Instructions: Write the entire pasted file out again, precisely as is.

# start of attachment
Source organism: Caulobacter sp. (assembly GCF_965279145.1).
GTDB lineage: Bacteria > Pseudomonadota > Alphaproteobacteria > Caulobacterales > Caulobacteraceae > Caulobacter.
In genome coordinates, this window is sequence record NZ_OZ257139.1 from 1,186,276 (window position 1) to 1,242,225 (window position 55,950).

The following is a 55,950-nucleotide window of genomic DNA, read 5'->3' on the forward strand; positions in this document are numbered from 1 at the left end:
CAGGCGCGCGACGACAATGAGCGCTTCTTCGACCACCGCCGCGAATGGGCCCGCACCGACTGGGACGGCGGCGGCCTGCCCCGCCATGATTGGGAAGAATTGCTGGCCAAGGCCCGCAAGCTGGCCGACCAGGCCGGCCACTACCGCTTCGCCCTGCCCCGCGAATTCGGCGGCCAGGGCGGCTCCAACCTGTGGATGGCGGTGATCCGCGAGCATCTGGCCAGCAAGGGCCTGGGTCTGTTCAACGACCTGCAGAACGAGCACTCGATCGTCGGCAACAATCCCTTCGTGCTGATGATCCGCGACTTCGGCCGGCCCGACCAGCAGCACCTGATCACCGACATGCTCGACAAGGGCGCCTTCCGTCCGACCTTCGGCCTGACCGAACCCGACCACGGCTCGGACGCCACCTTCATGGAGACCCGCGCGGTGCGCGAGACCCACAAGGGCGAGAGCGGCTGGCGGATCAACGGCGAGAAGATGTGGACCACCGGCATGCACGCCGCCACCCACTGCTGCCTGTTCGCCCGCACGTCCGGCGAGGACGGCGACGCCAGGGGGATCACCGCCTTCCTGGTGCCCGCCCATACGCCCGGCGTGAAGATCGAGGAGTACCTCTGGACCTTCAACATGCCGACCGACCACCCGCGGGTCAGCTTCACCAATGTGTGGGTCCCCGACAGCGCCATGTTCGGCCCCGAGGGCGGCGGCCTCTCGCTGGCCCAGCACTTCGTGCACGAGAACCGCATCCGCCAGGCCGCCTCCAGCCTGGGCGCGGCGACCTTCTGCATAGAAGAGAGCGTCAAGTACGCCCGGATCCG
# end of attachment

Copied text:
Source organism: Caulobacter sp. (assembly GCF_965279145.1).
GTDB lineage: Bacteria > Pseudomonadota > Alphaproteobacteria > Caulobacterales > Caulobacteraceae > Caulobacter.
In genome coordinates, this window is sequence record NZ_OZ257139.1 from 1,186,276 (window position 1) to 1,242,225 (window position 55,950).

The following is a 55,950-nucleotide window of genomic DNA, read 5'->3' on the forward strand; positions in this document are numbered from 1 at the left end:
CAGGCGCGCGACGACAATGAGCGCTTCTTCGACCACCGCCGCGAATGGGCCCGCACCGACTGGGACGGCGGCGGCCTGCCCCGCCATGATTGGGAAGAATTGCTGGCCAAGGCCCGCAAGCTGGCCGACCAGGCCGGCCACTACCGCTTCGCCCTGCCCCGCGAATTCGGCGGCCAGGGCGGCTCCAACCTGTGGATGGCGGTGATCCGCGAGCATCTGGCCAGCAAGGGCCTGGGTCTGTTCAACGACCTGCAGAACGAGCACTCGATCGTCGGCAACAATCCCTTCGTGCTGATGATCCGCGACTTCGGCCGGCCCGACCAGCAGCACCTGATCACCGACATGCTCGACAAGGGCGCCTTCCGTCCGACCTTCGGCCTGACCGAACCCGACCACGGCTCGGACGCCACCTTCATGGAGACCCGCGCGGTGCGCGAGACCCACAAGGGCGAGAGCGGCTGGCGGATCAACGGCGAGAAGATGTGGACCACCGGCATGCACGCCGCCACCCACTGCTGCCTGTTCGCCCGCACGTCCGGCGAGGACGGCGACGCCAGGGGGATCACCGCCTTCCTGGTGCCCGCCCATACGCCCGGCGTGAAGATCGAGGAGTACCTCTGGACCTTCAACATGCCGACCGACCACCCGCGGGTCAGCTTCACCAATGTGTGGGTCCCCGACAGCGCCATGTTCGGCCCCGAGGGCGGCGGCCTCTCGCTGGCCCAGCACTTCGTGCACGAGAACCGCATCCGCCAGGCCGCCTCCAGCCTGGGCGCGGCGACCTTCTGCATAGAAGAGAGCGTCAAGTACGCCCGGATCCG